Traffic jams and bad citizens

April 24, 2021

This is one truth that easily becomes unpopular, but Zimbabweans—the majority of them—live one big hypocrisy where governance is concerned.

Tawanda Majoni

You see, since time immemorial, we have heard them whine and groan about how bad the dudes who are in power are. You don’t get compelled to give them a tip or bribe to tell you how gross it is for the president to be buying a US$18m copter when there are no drugs in hospitals and clinics. How the army is taking over almost every other business in sight. How government officials are getting fat and eating big on tenders. Et cetera, et cetera.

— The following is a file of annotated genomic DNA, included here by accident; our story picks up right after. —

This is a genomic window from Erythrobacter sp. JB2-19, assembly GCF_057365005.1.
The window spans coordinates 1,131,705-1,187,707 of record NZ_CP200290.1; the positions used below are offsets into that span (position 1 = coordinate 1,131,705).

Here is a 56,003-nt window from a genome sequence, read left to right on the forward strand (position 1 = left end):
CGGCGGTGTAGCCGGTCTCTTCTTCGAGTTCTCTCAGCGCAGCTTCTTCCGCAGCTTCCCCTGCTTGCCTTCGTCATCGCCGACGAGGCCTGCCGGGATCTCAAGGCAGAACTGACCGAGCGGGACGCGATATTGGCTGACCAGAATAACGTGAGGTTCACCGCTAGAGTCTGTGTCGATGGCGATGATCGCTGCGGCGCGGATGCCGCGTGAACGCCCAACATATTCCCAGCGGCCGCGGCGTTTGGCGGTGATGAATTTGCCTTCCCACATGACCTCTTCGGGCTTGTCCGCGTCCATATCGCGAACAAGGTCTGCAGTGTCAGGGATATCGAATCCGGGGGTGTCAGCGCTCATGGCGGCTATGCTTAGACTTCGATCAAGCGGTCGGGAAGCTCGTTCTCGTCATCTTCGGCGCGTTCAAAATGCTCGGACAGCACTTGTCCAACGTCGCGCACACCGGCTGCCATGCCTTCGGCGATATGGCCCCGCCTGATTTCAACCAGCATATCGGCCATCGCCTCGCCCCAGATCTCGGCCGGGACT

Well, this is not to say they are wrong about what they always want to whimper about. Ninety nine point nine nine percent of those guys in power are bad guys. They seek power in order to make their badness a benefit to them. It’s never about the people, because they don’t care about the people. When they removed Robert Mugabe from power, for instance, they talked nice nice. But who doesn’t know the base truth that it was all about themselves? They didn’t hang out their necks to the guillotine for nothing, and they are not disappointing anyone in that regard.

But then, the issue becomes messier when you talk about “the people”. Because, as it were, what we casually call “the people” are not saints either. Given the smallest opportunity, they would just be as bad as the guys in power they complain about with so much routine and conviction. In fact, they may do worse if the chances shows up.